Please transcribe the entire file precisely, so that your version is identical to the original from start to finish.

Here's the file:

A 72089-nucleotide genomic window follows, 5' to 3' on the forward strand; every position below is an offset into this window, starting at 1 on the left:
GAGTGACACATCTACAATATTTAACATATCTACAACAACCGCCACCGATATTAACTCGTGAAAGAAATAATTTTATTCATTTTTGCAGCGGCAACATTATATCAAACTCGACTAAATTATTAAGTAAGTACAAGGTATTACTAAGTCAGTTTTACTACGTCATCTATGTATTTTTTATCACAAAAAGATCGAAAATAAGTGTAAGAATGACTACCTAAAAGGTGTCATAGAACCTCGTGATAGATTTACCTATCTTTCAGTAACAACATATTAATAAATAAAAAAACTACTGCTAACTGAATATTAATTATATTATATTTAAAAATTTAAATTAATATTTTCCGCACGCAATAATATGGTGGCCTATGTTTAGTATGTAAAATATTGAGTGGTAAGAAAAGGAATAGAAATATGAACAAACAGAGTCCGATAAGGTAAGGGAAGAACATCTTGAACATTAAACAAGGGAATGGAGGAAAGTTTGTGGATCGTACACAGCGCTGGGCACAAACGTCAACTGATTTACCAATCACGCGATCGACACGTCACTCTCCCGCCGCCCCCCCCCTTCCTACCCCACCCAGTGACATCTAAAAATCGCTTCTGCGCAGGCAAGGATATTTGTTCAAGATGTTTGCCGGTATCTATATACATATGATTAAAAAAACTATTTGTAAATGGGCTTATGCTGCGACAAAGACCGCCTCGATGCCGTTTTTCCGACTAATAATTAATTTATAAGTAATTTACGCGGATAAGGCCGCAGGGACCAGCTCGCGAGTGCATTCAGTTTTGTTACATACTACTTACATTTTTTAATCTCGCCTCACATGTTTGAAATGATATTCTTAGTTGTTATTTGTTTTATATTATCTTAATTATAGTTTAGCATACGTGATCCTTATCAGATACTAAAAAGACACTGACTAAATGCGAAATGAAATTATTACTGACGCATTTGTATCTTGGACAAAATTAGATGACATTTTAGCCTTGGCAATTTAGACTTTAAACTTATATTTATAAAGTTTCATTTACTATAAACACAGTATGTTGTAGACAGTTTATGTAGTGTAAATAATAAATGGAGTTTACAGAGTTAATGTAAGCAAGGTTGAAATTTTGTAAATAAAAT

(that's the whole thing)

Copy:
A 72089-nucleotide genomic window follows, 5' to 3' on the forward strand; every position below is an offset into this window, starting at 1 on the left:
GAGTGACACATCTACAATATTTAACATATCTACAACAACCGCCACCGATATTAACTCGTGAAAGAAATAATTTTATTCATTTTTGCAGCGGCAACATTATATCAAACTCGACTAAATTATTAAGTAAGTACAAGGTATTACTAAGTCAGTTTTACTACGTCATCTATGTATTTTTTATCACAAAAAGATCGAAAATAAGTGTAAGAATGACTACCTAAAAGGTGTCATAGAACCTCGTGATAGATTTACCTATCTTTCAGTAACAACATATTAATAAATAAAAAAACTACTGCTAACTGAATATTAATTATATTATATTTAAAAATTTAAATTAATATTTTCCGCACGCAATAATATGGTGGCCTATGTTTAGTATGTAAAATATTGAGTGGTAAGAAAAGGAATAGAAATATGAACAAACAGAGTCCGATAAGGTAAGGGAAGAACATCTTGAACATTAAACAAGGGAATGGAGGAAAGTTTGTGGATCGTACACAGCGCTGGGCACAAACGTCAACTGATTTACCAATCACGCGATCGACACGTCACTCTCCCGCCGCCCCCCCCCTTCCTACCCCACCCAGTGACATCTAAAAATCGCTTCTGCGCAGGCAAGGATATTTGTTCAAGATGTTTGCCGGTATCTATATACATATGATTAAAAAAACTATTTGTAAATGGGCTTATGCTGCGACAAAGACCGCCTCGATGCCGTTTTTCCGACTAATAATTAATTTATAAGTAATTTACGCGGATAAGGCCGCAGGGACCAGCTCGCGAGTGCATTCAGTTTTGTTACATACTACTTACATTTTTTAATCTCGCCTCACATGTTTGAAATGATATTCTTAGTTGTTATTTGTTTTATATTATCTTAATTATAGTTTAGCATACGTGATCCTTATCAGATACTAAAAAGACACTGACTAAATGCGAAATGAAATTATTACTGACGCATTTGTATCTTGGACAAAATTAGATGACATTTTAGCCTTGGCAATTTAGACTTTAAACTTATATTTATAAAGTTTCATTTACTATAAACACAGTATGTTGTAGACAGTTTATGTAGTGTAAATAATAAATGGAGTTTACAGAGTTAATGTAAGCAAGGTTGAAATTTTGTAAATAAAAT